Runnin’ and Gunnin’ with the Twins: Rifle stock fitting 101

Unless you are an average-sized man, you have probably shot a rifle or even own one that doesn’t fit you. If you want to get the most out of your firearm and be as accurate as possible, you need to make some simple adjustments to your stock so it fits like a glove. We are going to walk you through these basic steps to insure a proper stock fitting.  If you don’t have an adjustable stock on your rifle and you aren’t willing to take a saw to the stock, we recommend getting an Advanced Technology International Adjustable stock. You can make all these adjustments necessary with an ATI stock that allows you to fit a rifle properly and become a more accurate shooter. 

Before you start any adjustments, make sure the gun is empty and you are always pointing it in a safe direction.

Tracy Barnes rifle

Tracy Barnes practices from the prone position.

Trigger measurement

The first thing to check is your reach to the trigger. The best method is to bend your arm at 90 degrees and place the butt of the gun in the crook of your elbow so that your arm wraps around and up to the trigger well. If your finger sits comfortably on the trigger at a 90-degree angle, than it fits perfect. If your finger is stretched and doesn’t reach the trigger, than you have to decrease the length of the butt plate/shoulder pad. If your finger wraps around the trigger than you need to add more length to the butt plate/shoulder pad. Adjust the butt plate either forward or backwards until your finger is resting comfortably on the trigger.

Lanny Barnes_ATI stock

Lanny Barnes and an ATI-fitted stock.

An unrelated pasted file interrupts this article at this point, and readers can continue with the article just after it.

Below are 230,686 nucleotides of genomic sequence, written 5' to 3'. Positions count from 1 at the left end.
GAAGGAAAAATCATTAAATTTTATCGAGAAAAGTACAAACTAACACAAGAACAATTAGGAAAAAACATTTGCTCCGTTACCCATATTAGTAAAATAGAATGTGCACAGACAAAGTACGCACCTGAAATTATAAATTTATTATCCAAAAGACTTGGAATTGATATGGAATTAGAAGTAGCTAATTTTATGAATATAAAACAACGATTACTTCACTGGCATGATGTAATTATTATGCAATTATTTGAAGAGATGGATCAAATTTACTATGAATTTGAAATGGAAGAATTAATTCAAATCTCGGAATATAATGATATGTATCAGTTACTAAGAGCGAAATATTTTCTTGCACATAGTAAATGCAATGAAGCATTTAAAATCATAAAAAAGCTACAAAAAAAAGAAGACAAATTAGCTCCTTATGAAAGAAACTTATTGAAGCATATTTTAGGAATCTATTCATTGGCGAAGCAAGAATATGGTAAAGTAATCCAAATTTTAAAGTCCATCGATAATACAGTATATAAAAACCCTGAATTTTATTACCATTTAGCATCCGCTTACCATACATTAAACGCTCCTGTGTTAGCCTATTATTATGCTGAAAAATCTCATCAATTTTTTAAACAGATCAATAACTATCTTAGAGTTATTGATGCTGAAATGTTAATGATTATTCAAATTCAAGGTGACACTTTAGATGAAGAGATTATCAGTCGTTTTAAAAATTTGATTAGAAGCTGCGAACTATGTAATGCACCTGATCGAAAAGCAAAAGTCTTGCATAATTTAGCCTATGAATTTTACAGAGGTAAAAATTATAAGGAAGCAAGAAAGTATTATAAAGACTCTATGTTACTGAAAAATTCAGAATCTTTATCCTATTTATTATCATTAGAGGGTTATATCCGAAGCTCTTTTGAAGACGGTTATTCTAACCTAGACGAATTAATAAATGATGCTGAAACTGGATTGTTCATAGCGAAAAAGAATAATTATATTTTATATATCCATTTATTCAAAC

Cheek Piece Height

 Another really important adjustment is the height and angle of the cheek piece.  The first thing you should do after you adjust your butt plate is to get into the prone position and with your eyes closed rest your head on the cheek piece. Then open your eyes and look down the sights/optics. Does your eye look directly down the sight? If you are looking at the bottom of the sight/optic, than you need to move your cheek piece up until your eye is looking directly through the center of the sight. If you are looking at the top of the sight, than move your cheek piece down. Keep checking this by lifting your head and with your eyes closed, rest your head back down on the cheek piece and open your eyes until you are looking directly down the optic with a relaxed head and neck. Once you’ve made the final adjustment, your head and neck should be in a relaxed position on the stock and you should be able to look comfortably down the sight without moving your head to do so, after you’ve made the adjustment.

twinbiathletes_BarnesEye relief on scope/sight 

Once you have positioned the height of the cheek piece, you need to adjust the eye relief of your sight/optic. [For more information on how to work with your scope, please see this primer from Babbs in the Woods.] This can be done in the same way you used to adjust the cheek piece. Place your head on the cheek piece with your eyes closed. Then once in a comfortable position open your eyes. Move the sight forward and backward until you have some. Then secure the sight. Also make sure that the sight or scope isn’t too close to your face as you may get hit by it during recoil.

Editor’s note: And they’re off … to Estonia, where they are racing for the U.S. Biathlon team in Europe. Good luck, Twins, and thanks for the tips!

Runnin’ and Gunnin’ with the Twins is underwritten by Advanced Technology International.